Strive to enter in at the strait gate: for many, I say to you, will seek to enter in, and shall not be able.
It appears, then, that it is not an easy thing to enter in; that it is a hard and difficult matter for a man to be saved. Now let us see some particulars in which it is difficult. Let us observe some of those points of religion, in which if we would succeed, we are bound to strive; and where if we strive not we shall not enter in.
1. One thing which is of very frequent occurrence, and in respect of which men ate very commonly mistaken, is their attendance on the worship of God. You think it perhaps enough to attend when it is convenient, to come when you can spare time from business or pleasure; once on the Sunday, or not even thus often. But is this striving to enter in? Many of you know well that if you were really to strive you could attend more frequently, more regularly. Be not, then, deceived. The way is narrow, the gate is strait; strive to enter in, or you approach in vain.
2. Or consider now the doctrines of Christianity. Many of you perhaps think very little about them, deem them above your comprehension, and never take pains to understand them. Or if you do, you complain that they are hard to discover, and difficult to understand. And so indeed they are, to the natural man, to the mind that is unenlightened by the Spirit of truth. But never imagine that this excuses you from the duty of searching into them, "or that here you may safely walk in the broad path, neglecting to learn what God has thought fit to teach.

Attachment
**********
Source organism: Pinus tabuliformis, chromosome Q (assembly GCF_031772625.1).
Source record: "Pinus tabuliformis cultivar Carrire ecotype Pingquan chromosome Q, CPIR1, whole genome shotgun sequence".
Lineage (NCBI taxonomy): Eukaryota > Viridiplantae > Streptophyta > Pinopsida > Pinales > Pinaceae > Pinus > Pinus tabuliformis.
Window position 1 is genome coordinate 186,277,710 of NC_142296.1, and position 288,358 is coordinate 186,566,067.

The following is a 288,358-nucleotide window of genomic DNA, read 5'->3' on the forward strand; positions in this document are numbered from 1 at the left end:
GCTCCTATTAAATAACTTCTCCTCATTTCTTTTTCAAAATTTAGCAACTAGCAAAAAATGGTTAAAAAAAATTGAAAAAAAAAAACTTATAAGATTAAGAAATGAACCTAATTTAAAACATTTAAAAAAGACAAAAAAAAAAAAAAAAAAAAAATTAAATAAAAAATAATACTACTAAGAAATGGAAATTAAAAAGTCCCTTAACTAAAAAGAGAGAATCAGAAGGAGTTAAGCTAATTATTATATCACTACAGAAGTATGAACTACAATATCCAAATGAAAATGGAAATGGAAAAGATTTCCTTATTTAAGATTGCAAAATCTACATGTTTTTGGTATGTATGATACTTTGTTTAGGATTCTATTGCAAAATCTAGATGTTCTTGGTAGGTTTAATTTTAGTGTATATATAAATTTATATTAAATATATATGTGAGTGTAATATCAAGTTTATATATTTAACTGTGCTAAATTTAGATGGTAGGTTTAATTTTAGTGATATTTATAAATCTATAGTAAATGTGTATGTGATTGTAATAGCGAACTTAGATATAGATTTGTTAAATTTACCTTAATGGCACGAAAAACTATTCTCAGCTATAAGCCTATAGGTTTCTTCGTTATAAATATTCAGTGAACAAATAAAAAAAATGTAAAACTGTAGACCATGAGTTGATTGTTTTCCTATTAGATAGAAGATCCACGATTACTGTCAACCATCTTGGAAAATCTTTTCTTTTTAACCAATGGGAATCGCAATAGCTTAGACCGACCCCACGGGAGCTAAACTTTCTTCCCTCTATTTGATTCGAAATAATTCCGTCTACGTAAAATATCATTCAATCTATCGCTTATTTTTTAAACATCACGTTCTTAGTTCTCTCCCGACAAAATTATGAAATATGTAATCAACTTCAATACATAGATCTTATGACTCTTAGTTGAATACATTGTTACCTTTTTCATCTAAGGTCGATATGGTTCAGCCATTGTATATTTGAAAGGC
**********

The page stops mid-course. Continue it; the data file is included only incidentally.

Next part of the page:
3. If there be any here who spend no time, take no anxious thought, give no diligent attention to know the things that belong to their peace; to them I say, you are mistaken, you are in danger, you must strive, or you will not enter in.
4. Or take the account which the Scriptures give of what a Christian ought to practise. Is it not a constant warfare, a continual effort, to mortify the flesh, to renounce the world, and to resist the devil? It is when we fail, to renew the contest; when we faint, to recover strength; when we succeed, still to press forward; to seek ever more and more excellent gifts; and to run as in a race, every day of our lives, unto the very hour of death, that we may win the prize. Is this a hard saying? Is this view of our duty as Christians difficult and discouraging? It may be so. But the question is not whether it be a difficult one, but whether it be the true one. Could it be the true one, unless it were difficult? Could any view of the way to be saved be correct, unless it pointed to a narrow path, to a strait gate, and bid us strive, in order to enter in?
(C. Girdlestone, M.A.)
Parallel VersesKJV: Strive to enter in at the strait gate: for many, I say unto you, will seek to enter in, and shall not be able.